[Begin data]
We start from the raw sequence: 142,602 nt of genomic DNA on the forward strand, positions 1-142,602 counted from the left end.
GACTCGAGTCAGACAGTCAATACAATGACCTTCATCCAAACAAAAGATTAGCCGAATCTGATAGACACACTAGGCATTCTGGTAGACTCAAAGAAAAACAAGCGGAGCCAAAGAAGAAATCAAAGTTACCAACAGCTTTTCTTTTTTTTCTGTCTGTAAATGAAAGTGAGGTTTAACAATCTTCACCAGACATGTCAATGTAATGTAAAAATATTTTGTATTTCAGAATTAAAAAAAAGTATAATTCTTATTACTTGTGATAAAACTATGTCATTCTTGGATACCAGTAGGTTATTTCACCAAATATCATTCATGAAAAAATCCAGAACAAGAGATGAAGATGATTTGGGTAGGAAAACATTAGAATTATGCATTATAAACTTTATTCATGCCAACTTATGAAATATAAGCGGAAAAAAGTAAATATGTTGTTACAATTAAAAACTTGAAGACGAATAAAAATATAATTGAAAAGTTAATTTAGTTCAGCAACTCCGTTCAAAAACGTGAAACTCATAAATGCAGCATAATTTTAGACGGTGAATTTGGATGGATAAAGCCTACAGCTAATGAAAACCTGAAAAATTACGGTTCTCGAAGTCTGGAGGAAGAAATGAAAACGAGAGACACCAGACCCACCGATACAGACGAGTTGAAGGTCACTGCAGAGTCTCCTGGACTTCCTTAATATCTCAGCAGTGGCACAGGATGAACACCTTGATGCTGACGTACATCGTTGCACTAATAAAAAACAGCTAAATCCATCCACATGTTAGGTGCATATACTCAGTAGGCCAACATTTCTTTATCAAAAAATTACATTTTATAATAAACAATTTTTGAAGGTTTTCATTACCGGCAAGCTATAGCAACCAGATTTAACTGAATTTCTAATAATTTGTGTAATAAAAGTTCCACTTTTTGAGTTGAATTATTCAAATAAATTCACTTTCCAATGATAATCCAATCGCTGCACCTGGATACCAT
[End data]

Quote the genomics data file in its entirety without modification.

We start from the raw sequence: 142,602 nt of genomic DNA on the forward strand, positions 1-142,602 counted from the left end.
GACTCGAGTCAGACAGTCAATACAATGACCTTCATCCAAACAAAAGATTAGCCGAATCTGATAGACACACTAGGCATTCTGGTAGACTCAAAGAAAAACAAGCGGAGCCAAAGAAGAAATCAAAGTTACCAACAGCTTTTCTTTTTTTTCTGTCTGTAAATGAAAGTGAGGTTTAACAATCTTCACCAGACATGTCAATGTAATGTAAAAATATTTTGTATTTCAGAATTAAAAAAAAGTATAATTCTTATTACTTGTGATAAAACTATGTCATTCTTGGATACCAGTAGGTTATTTCACCAAATATCATTCATGAAAAAATCCAGAACAAGAGATGAAGATGATTTGGGTAGGAAAACATTAGAATTATGCATTATAAACTTTATTCATGCCAACTTATGAAATATAAGCGGAAAAAAGTAAATATGTTGTTACAATTAAAAACTTGAAGACGAATAAAAATATAATTGAAAAGTTAATTTAGTTCAGCAACTCCGTTCAAAAACGTGAAACTCATAAATGCAGCATAATTTTAGACGGTGAATTTGGATGGATAAAGCCTACAGCTAATGAAAACCTGAAAAATTACGGTTCTCGAAGTCTGGAGGAAGAAATGAAAACGAGAGACACCAGACCCACCGATACAGACGAGTTGAAGGTCACTGCAGAGTCTCCTGGACTTCCTTAATATCTCAGCAGTGGCACAGGATGAACACCTTGATGCTGACGTACATCGTTGCACTAATAAAAAACAGCTAAATCCATCCACATGTTAGGTGCATATACTCAGTAGGCCAACATTTCTTTATCAAAAAATTACATTTTATAATAAACAATTTTTGAAGGTTTTCATTACCGGCAAGCTATAGCAACCAGATTTAACTGAATTTCTAATAATTTGTGTAATAAAAGTTCCACTTTTTGAGTTGAATTATTCAAATAAATTCACTTTCCAATGATAATCCAATCGCTGCACCTGGATACCAT